Duterte as Catholic

/ 05:07 AM June 19, 2018

He remains marked by his Christian upbringing—that is to say, President Duterte remains very much a cultural Catholic. We can see it in his throwaway lines or in his rhetorical transitions:

“Though I am or has been or have had a good Christian education, noong dumating ako sa gobyerno ang paradigm shift ko umiba (when I started in government my paradigm changed),” he told educators and school administrators gathered in Malacañang Palace last week, the day after Independence Day. (All quotes are from the transcripts provided by the Presidential Communications Operations Office.) In the same speech, he used ready-made phrases that are Catholic in inspiration. “Hayaan mo pagka maawa ang Diyos (Never mind. When God has mercy). Maybe in the fullness of God’s time.”


On the same day, addressing a different audience (this time made up of newly promoted officers of some of the uniformed services), he said, unprompted: “if I completed, by the grace of God, if I get to finish this presidency…”

I think we can agree that he is Catholic in the sense that his speech patterns and his habits of thinking were forged in the crucible of “a good Christian education.”


But he is also a Catholic in the sense of being a lapsed one — and perhaps “lapsed” is too generous a label. He has taken direct aim at the Catholic Church and its practices: He infamously cursed Pope Francis when he was still a presidential candidate and threatened to spill secrets about churchmen when he was still president-elect.

Mere months into his presidency, he described the Church as being “full of shit” (“I challenge you now. I challenge the Catholic Church. You are full of shit. You all smell bad, corruption and all”), and in recent months he has ramped up his criticism of the Church. That kiss with the married woman in Korea? He had asked her to come up the stage to receive a copy of the book the President mistakenly thinks is anti-Catholic.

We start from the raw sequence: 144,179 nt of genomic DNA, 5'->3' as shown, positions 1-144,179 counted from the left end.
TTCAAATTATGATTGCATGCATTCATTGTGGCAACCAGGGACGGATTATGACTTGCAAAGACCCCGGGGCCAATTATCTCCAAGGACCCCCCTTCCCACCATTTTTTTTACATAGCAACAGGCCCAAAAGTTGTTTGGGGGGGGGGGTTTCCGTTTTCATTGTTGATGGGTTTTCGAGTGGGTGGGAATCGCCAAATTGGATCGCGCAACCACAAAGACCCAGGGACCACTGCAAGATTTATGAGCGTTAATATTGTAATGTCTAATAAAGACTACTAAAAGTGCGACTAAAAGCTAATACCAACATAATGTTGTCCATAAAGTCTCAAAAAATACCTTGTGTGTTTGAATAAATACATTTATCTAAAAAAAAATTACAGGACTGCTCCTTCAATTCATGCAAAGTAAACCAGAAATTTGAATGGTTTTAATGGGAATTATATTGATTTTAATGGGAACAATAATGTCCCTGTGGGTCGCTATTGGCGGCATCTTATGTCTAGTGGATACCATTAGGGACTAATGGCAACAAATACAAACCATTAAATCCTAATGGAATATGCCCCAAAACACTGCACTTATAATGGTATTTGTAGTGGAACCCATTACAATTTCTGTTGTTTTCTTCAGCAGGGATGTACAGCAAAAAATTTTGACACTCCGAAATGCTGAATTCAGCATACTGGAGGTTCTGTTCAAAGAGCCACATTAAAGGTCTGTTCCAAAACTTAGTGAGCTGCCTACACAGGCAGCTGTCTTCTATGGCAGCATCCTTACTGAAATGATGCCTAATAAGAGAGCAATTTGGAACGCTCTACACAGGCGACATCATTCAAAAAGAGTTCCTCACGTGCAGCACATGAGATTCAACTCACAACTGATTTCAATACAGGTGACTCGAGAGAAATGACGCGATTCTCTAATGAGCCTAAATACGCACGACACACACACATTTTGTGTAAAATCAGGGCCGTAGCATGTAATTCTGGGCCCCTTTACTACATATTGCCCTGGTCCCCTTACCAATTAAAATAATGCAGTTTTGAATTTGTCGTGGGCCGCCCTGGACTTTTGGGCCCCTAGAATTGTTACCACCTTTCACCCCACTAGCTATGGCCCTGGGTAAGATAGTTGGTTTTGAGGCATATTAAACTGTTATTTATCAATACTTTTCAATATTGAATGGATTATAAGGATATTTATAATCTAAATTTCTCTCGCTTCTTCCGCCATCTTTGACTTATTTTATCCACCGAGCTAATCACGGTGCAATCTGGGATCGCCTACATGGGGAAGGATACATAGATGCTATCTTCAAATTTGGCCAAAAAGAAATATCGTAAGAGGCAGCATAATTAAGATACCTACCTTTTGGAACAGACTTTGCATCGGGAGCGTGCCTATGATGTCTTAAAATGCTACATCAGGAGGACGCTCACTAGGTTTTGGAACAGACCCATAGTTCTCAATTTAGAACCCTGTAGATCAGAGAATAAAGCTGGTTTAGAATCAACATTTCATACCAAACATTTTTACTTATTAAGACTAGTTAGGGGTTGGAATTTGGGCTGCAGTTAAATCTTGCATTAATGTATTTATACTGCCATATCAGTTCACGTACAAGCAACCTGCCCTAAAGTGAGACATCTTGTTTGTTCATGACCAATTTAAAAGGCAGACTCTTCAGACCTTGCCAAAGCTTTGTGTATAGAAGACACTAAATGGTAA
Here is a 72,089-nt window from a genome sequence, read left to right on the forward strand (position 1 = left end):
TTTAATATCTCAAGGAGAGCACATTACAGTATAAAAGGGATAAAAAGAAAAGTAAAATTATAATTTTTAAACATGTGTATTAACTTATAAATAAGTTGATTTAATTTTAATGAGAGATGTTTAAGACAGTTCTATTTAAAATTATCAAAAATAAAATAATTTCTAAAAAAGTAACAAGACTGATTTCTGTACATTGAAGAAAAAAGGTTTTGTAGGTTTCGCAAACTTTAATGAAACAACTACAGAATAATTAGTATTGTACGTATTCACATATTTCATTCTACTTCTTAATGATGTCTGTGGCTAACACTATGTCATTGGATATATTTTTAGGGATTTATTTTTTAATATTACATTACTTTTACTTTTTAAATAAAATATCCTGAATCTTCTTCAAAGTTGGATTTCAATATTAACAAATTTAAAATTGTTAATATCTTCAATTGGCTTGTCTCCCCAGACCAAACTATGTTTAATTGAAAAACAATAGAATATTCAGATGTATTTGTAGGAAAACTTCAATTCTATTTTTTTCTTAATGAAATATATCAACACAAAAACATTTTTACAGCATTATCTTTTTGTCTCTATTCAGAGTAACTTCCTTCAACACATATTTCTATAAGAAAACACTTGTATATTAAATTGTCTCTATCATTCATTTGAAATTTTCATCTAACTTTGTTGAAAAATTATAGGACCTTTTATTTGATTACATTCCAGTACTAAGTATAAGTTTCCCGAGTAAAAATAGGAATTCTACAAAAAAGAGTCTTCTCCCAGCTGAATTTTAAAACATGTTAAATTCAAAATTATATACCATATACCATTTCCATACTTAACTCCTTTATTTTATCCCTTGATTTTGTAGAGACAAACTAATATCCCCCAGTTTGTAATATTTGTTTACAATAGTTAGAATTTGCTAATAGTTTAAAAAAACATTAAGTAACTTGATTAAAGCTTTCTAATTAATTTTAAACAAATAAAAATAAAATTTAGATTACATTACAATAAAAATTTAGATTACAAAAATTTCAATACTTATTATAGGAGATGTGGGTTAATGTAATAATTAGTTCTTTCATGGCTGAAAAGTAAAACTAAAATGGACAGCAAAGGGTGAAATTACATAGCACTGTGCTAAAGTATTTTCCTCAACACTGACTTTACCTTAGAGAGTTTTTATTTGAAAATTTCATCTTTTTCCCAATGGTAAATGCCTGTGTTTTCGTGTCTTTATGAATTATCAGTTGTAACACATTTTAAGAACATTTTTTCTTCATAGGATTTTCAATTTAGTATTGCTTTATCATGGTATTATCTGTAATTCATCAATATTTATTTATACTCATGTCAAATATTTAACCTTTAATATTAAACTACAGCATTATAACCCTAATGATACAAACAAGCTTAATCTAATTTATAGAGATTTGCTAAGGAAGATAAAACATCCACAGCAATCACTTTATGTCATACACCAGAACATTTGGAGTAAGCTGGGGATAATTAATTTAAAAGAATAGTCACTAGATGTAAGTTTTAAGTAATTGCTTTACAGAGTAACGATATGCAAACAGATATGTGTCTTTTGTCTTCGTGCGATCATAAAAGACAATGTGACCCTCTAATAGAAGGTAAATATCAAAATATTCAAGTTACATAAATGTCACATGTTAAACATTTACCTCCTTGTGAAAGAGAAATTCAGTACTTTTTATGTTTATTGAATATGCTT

He has been consistent in his mockery of the Catholic religion. In that same Korean forum earlier this month, he said: “If God wants me to be President, I will be President. The God that I believe in, ’yang God… dyan, kap*tahan na istorya ng Katoliko. Kalokohan,” he said. Last Saturday, at the Eid’l Fitr ceremony he attended at the SMX Convention Center in Davao City, he said: “Do not waste your time about the behavior of [Speaker Pantaleon] Alvarez. He can take as many wives as he wants. Sometimes he is a Christian, sometimes he is a Muslim.” This is the former Catholic as heretic.

(Heresy, in Thomas Aquinas’ definition, is “a species of infidelity in men who, having professed the faith of Christ, corrupt its dogmas.”)

But it is not the outer limit. Apostasy is. In Seoul, the President, perhaps entirely as a joke, perhaps only in part, also said: “May bago tayong relihiyon, paglabas natin. Iglesia ni Rodrigo tayong lahat (We have a new religion, when we come out. We will be the Church of Rodrigo). Walang limit, may obligasyon ka sarili (no limits, but you have an obligation to yourself), make yourself happy.”

While this is happening, four assassination attempts have been made on the lives of four different priests in the last six months. Three of them died; one sustained serious injuries. Not since the Philippine Revolution have so many priests been killed in such a short span of time.



We should also note that President Duterte had a complicated, perhaps even conflicted, relationship with his late mother, the formidable “Soling.” Before retelling an anecdote, he said: “But the only single solitary human being that kept her faith in me is my mother.”

I would not say that this is a specifically Catholic, even Christian, notion; of course other faiths see mothers in the same loving way. But as it turns out, the anecdote he told the assembly of educators and administrators described the way his mother punished him, “almost thrice a week,” with a horse’s whip. In a horrifying way, it is a good story, in the sense of a well-told, almost-tall-tale, complete with his father appearing like a Greek chorus—but a story about child abuse.

Indeed, the President also said, laughingly, if his mother were still alive, “Ah demandado ‘yun (she’ll be sued), child abuse.” Cue audience laughter, and the President’s favorite expletive.

On Twitter: @jnery_newsstand

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